The Wells Fargo Cash Wise has no interest intro periods for 12 months on purchases and balance transfers and the regular APR starts at a low 14.49% (variable depending on credit worthiness). This card is especially attractive for its cash sign-up bonus of $200, which you can earn from spending $1,000 in the first three months. In terms of rewards rate, the Cash Wise card offers an easy to remember 1.5% on all purchases and 1.8% on mobile wallet purchases through services like Apple Pay or Android Pay.
Ginger Dean, personal finance expert
Favorite low interest card: Citi Diamond Preferred credit card
“Overall, the Citi Diamond Preferred card is the best option because of the generous introductory terms and access to premium features, which gives customers peace of mind and a safety net when making purchases.”
Lisa Gerstner, contributing editor at Kiplinger’s Personal Finance
Favorite low interest card: Citi Diamond Preferred card
“Citi Diamond Preferred stands out from the pack because it gives the cardholder the best shot at paying off a big purchase before interest kicks in.”
Stephanie O'Connell, millennial personal finance expert
Favorite low interest card: U.S. Bank Visa Platinum card
“In addition to the 0-percent introductory APR offer on purchases and balance transfers for 20 billing cycles, the U.S Bank Visa Platinum card has no penalty APR, which can be a particularly attractive feature for consumers who may have difficulty staying on top of their payments and are concerned about racking up additional interest.”
Matt Schulz, senior industry analyst at CreditCards.com
Favorite low interest card: U.S. Bank Visa Platinum card
“When you’re paying down debt, every percentage point counts. That’s what makes the U.S. Bank Visa Platinum card appealing.”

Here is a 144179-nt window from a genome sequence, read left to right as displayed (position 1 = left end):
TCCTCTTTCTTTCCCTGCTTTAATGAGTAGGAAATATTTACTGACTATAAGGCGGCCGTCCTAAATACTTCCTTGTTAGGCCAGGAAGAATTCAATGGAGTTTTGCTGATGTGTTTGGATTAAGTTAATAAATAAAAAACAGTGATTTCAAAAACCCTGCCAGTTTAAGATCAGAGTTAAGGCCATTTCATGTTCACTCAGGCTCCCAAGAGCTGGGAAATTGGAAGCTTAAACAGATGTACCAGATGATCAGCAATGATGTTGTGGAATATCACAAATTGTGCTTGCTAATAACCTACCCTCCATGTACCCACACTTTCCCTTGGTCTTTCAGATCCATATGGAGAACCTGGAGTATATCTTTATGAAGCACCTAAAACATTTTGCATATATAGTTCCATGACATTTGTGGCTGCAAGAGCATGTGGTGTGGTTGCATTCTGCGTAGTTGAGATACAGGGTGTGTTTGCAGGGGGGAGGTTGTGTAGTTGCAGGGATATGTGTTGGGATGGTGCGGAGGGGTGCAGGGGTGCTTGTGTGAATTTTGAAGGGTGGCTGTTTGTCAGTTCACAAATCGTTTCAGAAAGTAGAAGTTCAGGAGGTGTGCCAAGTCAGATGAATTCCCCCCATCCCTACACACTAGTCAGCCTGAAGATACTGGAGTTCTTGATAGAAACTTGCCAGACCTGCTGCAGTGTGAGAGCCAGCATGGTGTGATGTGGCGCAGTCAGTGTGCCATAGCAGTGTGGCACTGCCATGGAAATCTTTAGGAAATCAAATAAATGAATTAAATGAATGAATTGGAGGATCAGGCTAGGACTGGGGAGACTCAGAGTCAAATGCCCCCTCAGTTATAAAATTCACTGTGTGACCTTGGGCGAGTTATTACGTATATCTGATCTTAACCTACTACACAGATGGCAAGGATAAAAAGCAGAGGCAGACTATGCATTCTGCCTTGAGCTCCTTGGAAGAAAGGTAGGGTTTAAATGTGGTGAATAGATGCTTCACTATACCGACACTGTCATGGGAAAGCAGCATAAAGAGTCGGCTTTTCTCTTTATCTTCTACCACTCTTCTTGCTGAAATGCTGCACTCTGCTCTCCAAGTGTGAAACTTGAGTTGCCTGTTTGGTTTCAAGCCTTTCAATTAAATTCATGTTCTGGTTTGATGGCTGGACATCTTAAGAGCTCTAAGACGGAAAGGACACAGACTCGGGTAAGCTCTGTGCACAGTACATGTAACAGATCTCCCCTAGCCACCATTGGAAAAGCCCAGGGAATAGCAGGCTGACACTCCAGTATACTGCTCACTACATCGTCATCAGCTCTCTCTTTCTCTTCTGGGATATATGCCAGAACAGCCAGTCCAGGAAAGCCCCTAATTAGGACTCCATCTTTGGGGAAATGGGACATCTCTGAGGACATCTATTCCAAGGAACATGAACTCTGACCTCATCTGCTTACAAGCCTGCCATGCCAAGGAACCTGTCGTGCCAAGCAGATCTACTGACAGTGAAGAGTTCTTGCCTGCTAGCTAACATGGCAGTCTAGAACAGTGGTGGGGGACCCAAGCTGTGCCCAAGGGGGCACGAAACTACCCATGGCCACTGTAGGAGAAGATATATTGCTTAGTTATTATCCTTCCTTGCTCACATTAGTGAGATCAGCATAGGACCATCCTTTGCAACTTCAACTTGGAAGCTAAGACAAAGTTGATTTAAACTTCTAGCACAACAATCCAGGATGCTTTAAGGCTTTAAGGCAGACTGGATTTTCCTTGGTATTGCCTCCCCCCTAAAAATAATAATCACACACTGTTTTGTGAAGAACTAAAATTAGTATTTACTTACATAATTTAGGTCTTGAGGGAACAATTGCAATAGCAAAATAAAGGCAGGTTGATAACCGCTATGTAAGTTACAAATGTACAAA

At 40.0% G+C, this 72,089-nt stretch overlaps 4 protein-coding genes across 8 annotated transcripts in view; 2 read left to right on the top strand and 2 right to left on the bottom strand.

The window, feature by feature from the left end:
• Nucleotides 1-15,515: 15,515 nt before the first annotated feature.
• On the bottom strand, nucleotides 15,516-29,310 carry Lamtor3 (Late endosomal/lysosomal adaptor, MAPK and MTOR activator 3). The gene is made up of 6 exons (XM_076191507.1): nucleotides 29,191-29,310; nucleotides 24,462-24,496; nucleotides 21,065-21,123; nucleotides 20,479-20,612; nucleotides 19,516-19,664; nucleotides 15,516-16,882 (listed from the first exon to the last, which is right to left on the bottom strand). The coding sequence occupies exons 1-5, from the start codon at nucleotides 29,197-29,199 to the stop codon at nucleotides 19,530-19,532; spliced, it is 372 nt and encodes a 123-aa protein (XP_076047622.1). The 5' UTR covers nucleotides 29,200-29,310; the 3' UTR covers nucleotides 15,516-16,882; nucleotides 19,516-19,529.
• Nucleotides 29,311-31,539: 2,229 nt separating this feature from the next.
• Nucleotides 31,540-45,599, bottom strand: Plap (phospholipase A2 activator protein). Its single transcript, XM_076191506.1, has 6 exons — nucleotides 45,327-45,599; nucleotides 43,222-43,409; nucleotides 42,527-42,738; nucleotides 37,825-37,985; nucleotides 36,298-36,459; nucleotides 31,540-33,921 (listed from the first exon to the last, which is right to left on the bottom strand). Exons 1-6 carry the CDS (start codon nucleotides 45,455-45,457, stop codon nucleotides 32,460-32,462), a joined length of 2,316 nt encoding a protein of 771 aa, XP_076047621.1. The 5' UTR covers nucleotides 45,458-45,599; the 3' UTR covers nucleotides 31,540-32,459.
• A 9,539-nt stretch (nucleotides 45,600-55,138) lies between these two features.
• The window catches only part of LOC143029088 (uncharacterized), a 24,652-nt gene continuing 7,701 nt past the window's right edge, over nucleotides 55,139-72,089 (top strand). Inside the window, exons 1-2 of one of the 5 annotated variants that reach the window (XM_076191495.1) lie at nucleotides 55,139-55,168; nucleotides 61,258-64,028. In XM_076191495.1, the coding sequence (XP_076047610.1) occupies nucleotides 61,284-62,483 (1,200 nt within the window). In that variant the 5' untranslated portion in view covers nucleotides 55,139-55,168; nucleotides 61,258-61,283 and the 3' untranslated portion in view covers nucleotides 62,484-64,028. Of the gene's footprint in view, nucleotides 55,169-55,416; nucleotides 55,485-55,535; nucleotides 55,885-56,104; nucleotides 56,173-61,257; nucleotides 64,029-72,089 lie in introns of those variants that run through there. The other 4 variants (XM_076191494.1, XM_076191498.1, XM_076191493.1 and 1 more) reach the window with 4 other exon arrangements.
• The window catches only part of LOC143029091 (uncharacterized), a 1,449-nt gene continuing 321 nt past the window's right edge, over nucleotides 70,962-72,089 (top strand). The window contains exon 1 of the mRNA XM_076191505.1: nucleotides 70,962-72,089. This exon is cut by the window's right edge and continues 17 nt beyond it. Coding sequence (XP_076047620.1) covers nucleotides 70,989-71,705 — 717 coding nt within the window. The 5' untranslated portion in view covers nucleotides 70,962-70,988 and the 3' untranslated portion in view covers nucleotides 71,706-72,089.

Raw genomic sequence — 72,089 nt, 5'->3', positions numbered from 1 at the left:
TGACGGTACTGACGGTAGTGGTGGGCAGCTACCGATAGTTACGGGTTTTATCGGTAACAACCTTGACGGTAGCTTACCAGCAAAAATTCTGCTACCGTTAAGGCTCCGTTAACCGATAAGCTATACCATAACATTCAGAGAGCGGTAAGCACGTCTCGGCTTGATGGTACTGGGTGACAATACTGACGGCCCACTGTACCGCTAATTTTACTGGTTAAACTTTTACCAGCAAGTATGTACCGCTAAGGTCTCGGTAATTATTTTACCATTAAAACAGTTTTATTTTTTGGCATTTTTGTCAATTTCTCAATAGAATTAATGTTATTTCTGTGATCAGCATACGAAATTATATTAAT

Daniel Ray, editor-in-chief at CreditCards.com
Favorite low interest card: U.S. Bank Visa Platinum card
“If you want to avoid interest like the plague, then the U.S. Bank Visa Platinum card gives you the best odds.”
The national average for credit card interest rates is just over 16.5%, although averages for categories can be considerable lower or higher. For example, low interest is under 13.5%, while bad credit is at almost 24%. Here are the most common categories, with their average rates:
|Credit Card Category||Average Interest Rate|
Retail cards are among the highest in interest rates, although they have advantages such as loyalty rewards and they will often require lower credit. Retail cards had an average rate of 24.99% in late 2017, according to a CreditCards.com poll. Store-only cards' rates were even higher, at 26.38%, while co-branded cards were at 22.51%. A co-branded card is typically a card within one of 3 major card networks (Visa, Mastercard, American Express) that also carries the store's logo. But it's the rewards programs that make retail cards competitive.